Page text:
A last-minute decision by Tambuwal to throw his weight behind Atiku during the primary dealt a mortal blow on Wike’s chances. While the Rivers governor was still licking his wound, another shocker awaited him. His supporters had expected that he would be picked as presidential running mate but this was also not to be.
Atiku, who, perhaps, learnt a lesson from his 2019 experience, consulted critical organs of the party, including the PDP Governors’ Forum, Board of Trustees, and National Working Committee with each expressing different views.
He subsequently set up a committee to recommend a list of candidates from which he was to pick one. Three persons: Wike, Governor Ifeanyi Okowa (Delta) and Udom Emmanuel were recommended.
Atiku settled for Okowa, but this, obviously, didn’t go down well with Wike and those sympathetic to his cause.
Some of his colleagues in this category include Governors Samuel Ortom (Benue), Ifeanyi Ugwuanyi (Enugu), Okezie Ikpazu (Abia) and Seyi Makinde (Oyo) among others. It was learnt that the Wike camp is demanding among other things that the party’s National Chairman, Ayu, should step aside first, for his alleged partiality during the primary. Second, that his continued stay in office was a breach of the PDP’s zoning principle.
As things stand, the party’s presidential candidate, the National Chairman and the Chairman of the Board of Trustees are all from northern Nigeria. PDP stakeholders are still trying to broker peace.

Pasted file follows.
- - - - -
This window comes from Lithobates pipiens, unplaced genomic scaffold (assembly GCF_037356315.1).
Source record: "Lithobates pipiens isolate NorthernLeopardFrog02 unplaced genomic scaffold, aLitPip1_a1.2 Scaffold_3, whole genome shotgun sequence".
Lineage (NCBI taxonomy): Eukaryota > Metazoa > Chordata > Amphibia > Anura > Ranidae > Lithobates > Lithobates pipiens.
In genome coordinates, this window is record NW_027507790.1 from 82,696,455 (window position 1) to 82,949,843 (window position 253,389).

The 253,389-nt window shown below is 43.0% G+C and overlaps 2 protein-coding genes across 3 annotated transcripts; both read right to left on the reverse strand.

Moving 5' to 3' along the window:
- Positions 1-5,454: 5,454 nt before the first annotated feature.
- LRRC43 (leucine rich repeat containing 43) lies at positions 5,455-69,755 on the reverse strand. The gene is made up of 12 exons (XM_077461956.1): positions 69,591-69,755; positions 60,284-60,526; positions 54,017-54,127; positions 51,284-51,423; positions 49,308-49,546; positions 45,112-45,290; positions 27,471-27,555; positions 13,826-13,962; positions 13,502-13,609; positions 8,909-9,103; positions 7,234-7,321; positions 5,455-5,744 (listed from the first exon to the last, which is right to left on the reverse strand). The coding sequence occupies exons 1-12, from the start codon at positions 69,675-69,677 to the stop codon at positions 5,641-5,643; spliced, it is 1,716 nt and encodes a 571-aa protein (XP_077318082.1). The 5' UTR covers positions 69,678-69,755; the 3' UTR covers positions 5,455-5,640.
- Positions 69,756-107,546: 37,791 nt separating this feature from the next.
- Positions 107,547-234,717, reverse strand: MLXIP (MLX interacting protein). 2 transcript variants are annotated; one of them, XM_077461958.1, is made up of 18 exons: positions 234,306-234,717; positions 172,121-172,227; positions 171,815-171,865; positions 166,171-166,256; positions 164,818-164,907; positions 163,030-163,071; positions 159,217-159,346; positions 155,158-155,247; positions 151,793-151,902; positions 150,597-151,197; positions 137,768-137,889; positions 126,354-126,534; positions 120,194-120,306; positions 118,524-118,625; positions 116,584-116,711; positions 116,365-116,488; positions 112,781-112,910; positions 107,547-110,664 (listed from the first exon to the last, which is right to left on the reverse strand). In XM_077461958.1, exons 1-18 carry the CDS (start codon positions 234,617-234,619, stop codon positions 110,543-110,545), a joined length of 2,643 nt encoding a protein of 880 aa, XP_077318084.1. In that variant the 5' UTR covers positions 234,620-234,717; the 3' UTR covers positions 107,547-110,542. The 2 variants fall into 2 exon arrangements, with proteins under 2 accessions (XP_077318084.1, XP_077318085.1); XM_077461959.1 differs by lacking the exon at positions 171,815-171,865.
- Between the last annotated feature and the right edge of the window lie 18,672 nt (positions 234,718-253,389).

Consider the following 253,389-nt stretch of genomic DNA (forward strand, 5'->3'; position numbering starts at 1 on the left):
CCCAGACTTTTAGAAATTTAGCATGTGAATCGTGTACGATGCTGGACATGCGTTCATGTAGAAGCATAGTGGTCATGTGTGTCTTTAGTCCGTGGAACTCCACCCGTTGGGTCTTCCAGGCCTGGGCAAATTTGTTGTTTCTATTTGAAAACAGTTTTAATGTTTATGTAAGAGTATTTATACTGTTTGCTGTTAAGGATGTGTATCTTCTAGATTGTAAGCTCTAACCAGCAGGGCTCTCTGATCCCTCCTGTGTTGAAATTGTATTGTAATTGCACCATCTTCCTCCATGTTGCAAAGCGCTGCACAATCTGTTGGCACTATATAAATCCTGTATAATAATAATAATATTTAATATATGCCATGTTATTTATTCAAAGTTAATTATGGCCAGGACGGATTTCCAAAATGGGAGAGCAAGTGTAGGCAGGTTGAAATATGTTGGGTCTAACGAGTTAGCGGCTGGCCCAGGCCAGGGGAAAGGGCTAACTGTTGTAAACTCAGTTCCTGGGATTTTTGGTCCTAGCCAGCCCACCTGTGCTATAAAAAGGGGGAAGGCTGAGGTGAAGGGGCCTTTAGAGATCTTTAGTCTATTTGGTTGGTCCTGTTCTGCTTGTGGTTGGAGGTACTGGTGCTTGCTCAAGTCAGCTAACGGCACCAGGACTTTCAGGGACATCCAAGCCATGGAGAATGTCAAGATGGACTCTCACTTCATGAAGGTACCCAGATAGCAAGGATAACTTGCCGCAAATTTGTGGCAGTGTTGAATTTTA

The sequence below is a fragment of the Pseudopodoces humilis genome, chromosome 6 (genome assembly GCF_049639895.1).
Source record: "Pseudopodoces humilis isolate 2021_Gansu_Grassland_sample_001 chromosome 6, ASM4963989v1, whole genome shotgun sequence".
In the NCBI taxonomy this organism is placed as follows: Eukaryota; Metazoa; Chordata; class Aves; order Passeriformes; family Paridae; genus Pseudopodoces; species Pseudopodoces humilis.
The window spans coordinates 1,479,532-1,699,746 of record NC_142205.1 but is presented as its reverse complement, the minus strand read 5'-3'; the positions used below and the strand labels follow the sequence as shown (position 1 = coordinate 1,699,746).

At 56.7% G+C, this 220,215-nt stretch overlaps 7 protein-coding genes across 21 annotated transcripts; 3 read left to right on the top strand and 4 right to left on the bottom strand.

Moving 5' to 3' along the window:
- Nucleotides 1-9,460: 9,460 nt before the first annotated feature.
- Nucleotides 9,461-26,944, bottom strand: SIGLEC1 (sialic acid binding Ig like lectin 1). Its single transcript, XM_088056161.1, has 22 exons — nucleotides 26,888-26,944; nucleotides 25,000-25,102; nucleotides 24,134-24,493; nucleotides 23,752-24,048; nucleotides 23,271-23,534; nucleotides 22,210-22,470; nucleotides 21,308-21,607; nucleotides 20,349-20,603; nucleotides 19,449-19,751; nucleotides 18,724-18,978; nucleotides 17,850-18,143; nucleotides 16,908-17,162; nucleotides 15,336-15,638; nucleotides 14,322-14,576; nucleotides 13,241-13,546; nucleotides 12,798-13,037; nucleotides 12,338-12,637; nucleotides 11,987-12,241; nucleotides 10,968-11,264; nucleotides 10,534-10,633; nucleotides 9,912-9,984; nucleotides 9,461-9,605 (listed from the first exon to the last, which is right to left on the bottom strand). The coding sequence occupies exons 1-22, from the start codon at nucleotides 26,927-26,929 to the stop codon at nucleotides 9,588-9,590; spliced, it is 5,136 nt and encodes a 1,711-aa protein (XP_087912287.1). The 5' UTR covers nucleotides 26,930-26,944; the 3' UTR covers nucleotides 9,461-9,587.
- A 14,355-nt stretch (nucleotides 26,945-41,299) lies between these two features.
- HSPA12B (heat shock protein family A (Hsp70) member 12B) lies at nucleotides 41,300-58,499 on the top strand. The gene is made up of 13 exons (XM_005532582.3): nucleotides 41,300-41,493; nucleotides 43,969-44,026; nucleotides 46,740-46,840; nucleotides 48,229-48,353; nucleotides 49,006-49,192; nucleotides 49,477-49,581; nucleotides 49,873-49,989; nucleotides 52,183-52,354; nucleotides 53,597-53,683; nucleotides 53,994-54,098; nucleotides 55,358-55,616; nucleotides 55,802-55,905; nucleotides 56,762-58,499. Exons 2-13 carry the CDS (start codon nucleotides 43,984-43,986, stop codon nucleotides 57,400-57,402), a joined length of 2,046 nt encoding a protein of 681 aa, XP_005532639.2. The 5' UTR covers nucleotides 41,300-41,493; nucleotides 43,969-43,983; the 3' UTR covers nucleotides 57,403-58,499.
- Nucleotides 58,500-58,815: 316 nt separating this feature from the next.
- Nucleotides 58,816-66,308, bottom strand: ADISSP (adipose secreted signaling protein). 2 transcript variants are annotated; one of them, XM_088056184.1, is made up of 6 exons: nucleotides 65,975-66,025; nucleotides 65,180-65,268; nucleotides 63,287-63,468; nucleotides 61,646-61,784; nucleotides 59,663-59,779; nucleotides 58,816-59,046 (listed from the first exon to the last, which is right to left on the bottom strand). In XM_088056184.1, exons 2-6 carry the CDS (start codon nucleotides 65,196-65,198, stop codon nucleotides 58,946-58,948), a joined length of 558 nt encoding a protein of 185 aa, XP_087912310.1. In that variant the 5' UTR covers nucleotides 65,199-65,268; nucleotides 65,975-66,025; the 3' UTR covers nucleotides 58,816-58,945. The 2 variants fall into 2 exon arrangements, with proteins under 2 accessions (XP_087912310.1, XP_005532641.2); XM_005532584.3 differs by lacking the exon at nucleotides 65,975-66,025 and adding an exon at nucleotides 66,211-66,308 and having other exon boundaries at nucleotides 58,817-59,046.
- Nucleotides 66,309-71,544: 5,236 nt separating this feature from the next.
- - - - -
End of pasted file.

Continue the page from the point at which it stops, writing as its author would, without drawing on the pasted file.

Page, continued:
A top ranking member of the party, who pleaded anonymity for fear of jeopardizing ongoing peace talks, said, “Truth be told, Wike is not contesting for any office at the moment, he literally has nothing to lose.
“The Atiku camp has angered the Wike camp with the conduct and utterances of some of its members.
“Matters were made matters worse by Atiku’s people who went behind to broker meetings between Atiku and some of Wike’s people in a bid to isolate him. “I’m aware that some strategists are working hard to isolate Wike in order to deal directly with those in his camp who have something at stake.
“Several of the governors will be seeking a second term in office come 2023, some will be heading for the Senate, and hence those in this category will see reason to abandon a course of action which could jeopardize their chances.”
Party watchers agree that the current travails of the party PDP are deep-rooted and virtually everybody in the party’s top echelon has played one role or another in making it fester.
A senior lecturer in the Department of Political Science, University of Jos, Joseph Anuga, explained that power abhors a vacuum as such, when the party’s founding fathers jumped ship and others stepped in to fill the gap, it would be inconceivable to expect such persons not to seek to promote their own interests.
He said, “People join political parties as a vehicle to actualize their personal or group interests. Governor Wike stepped in when others ran, you can’t blame him for seeking to benefit from the investment of his time, energy and resources in the party.”
An Abuja-based public affairs commentator, Mr. Adakole Moses, on his part, said the party will be shooting itself in the foot if it does not find a decent way to handle Wike’s concerns.